(No) Blurred Lines: Consent & Immersive Theatre
Immersive theatre invites the audience in. Here’s how to be a good guest.
When it’s good, it’s really good. Immersive theatre can transport you, sweep you up, and give you the power to choose your own path through the production. The possibilities might feel endless, but – and we can’t believe we still need to say this – it’s never an opportunity for you to forget the basic rules of consent. Obviously, right? If you went to see a stand-up show, you wouldn’t grab the comic’s bum, right? RIGHT?
In February this year, Buzzfeed reported seventeen confirmed incidents of sexual assault on the stewarding staff and performers at Sleep No More in New York. These crimes were committed by their own audiences. Punchdrunk’s prize-winning adaptation of Macbeth – all blood, guts and lust – has existed in one form or another since 2003, and has built a global cult following by offering audiences free rein to explore the world of the play. No door or drawer is out of bounds and there is a theatrical treasure to be gleaned by being bold, but some have taken this license far too far. Billy Bell, a Sleep No More performer, said to Buzzfeed: “[The audience are] in this atmosphere that we’ve created where there are no limits, there are no rules, we’re in a magical land right now – but in reality, you’re still a person.” After the article, Punchdrunk added a softly-worded instruction to their pre-show information: participants should “keep a respectful distance” from the actors and staff.
Buzzfeed’s revelations prompted a wider industry discussion about the safety of both audiences and performers in immersive spaces, but it is still common to see immersive theatre described in heated, sexy terms. An Independent article in May called for better boundaries but still described immersive work as “the most hedonistic of art forms”. That’s a bit like describing novels as the sexiest kind of books: it doesn’t make any sense. Yes, immersive theatrical experiences can be intimate and bodily, sometimes – but they can also be about space travel, fairy tales or shark attacks.
At the 2016 Edinburgh Festival Fringe, the Lemon Bucket Orkestra’s Counting Sheep helped its audiences to imagine life on the front lines of the 2014 Ukrainian student uprising, via pierogi, piles of bricks and a joyful wedding ceremony. I ate, danced, laughed and, finally, cried as I held a hand offered to me and helped to carry a coffin. Done well, immersive productions won’t force your emotions or wilfully intrude on your personal space; they’ll invite you to join in. That actor's hand, offering rather than demanding, was crucial in setting boundaries on both sides. At any time during the show, audience members could take a seat outside of the action, to look on instead.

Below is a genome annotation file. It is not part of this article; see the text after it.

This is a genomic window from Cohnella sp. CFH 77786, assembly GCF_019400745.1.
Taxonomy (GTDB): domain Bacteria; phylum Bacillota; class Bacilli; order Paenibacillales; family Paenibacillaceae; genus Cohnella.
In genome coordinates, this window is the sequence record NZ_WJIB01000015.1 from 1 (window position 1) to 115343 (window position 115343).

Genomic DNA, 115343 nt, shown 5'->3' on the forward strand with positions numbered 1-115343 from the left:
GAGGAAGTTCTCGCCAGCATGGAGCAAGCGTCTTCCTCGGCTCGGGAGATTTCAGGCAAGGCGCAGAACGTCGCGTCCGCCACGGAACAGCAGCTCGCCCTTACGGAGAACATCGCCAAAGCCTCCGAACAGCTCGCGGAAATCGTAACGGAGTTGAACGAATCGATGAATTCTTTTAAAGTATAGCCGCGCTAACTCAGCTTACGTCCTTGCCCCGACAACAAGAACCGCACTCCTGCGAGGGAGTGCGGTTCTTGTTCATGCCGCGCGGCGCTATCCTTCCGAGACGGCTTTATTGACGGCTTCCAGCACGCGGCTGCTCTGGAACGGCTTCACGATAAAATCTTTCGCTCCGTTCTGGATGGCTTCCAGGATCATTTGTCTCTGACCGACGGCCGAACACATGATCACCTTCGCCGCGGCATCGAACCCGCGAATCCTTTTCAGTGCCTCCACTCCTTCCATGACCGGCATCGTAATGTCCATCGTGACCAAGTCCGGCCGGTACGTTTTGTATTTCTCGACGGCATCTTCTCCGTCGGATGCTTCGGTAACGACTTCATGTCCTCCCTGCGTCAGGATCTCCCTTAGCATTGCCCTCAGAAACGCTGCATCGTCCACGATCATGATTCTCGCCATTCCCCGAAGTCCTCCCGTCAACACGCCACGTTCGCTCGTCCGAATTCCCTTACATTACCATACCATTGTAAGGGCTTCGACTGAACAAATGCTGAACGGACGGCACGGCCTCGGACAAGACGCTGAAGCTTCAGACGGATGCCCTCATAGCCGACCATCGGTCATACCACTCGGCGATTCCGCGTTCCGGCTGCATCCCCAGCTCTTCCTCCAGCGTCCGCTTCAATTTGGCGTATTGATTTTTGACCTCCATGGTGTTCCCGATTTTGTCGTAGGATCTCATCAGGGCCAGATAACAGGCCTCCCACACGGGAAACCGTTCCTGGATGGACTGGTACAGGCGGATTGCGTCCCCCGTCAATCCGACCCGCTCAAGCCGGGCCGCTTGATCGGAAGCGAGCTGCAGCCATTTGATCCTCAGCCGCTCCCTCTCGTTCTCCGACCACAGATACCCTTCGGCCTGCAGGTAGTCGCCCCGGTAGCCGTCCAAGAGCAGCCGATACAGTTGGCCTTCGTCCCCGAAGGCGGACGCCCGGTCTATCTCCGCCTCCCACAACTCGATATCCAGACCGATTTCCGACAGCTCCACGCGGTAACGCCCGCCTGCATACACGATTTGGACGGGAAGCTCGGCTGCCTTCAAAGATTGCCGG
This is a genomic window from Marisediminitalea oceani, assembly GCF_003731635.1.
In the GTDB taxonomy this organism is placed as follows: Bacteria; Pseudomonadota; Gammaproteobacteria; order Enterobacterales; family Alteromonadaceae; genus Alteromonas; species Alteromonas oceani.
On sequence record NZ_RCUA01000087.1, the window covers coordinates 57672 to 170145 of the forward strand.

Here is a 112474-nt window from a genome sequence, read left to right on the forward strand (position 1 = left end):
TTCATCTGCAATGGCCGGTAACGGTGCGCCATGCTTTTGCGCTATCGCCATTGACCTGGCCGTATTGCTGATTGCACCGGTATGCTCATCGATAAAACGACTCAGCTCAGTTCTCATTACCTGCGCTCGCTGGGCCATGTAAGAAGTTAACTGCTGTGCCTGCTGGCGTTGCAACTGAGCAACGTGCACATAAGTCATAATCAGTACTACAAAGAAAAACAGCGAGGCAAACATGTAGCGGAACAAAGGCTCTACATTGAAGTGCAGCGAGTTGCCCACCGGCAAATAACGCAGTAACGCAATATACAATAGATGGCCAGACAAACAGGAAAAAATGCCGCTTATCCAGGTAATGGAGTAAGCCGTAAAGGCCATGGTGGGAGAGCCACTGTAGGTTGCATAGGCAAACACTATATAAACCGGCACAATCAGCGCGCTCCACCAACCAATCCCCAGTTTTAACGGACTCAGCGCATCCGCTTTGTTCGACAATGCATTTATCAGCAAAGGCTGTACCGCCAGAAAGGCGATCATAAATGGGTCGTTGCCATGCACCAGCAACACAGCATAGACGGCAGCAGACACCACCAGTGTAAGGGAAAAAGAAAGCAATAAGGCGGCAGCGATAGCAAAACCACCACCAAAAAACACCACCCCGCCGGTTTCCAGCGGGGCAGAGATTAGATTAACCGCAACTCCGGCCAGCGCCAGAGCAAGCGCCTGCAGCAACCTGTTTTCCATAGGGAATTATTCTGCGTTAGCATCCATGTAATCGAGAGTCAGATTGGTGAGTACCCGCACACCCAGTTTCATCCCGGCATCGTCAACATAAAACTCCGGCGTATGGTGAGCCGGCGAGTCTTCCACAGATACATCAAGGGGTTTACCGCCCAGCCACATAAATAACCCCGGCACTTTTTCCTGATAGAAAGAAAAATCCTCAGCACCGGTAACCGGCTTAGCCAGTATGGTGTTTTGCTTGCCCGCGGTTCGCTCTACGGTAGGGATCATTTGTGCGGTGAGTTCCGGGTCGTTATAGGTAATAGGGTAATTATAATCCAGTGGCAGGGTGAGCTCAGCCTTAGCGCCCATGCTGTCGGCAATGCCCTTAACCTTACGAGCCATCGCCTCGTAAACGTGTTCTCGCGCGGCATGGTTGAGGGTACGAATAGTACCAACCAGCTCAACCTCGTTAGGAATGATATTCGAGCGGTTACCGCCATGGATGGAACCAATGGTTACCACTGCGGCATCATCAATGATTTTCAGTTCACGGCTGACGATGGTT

At this year’s Fringe, some of the shows tagged as ‘immersive’ provide similarly stratified options. The ever-popular theatre adaptation of Irvine Welsh’s Trainspotting offers two kinds of experience – ‘traditional’ seats are tucked safely at the back, but the rest are in the thick of things. And by things, we mean the worst toilet in Scotland™. Elsewhere, a séance is billed as “not for the fainthearted” in Talking to the Dead, and it urges in advance that “audience participation is essential”. Other shows are immersive by way of atmosphere and environment rather than by action on your part: Flight (see more on p33) straps its audience into a plane cabin, and BaseCamp zips you into a tent to witness a fierce rivalry between mountain climbers.
No matter the theatrical situation, remember that basic human decency still applies. Don’t touch unless you’re invited, but take a risk when it’s offered and a whole new world could open up.
Trainspotting Live, Venue 150 @ EICC (The Tunnel), 2-27 Aug (not 8, 15, 22), various times, £10-24
Talking to the Dead – A Séance, Sweet Novotel, 3, 4, 24-26 Aug, 10.05pm, £12
Flight, Summerhall (Terrace), 1-26 Aug, various times, £5-6
BaseCamp, C South, 1-27 Aug (not 14), various times, £7.50-11.50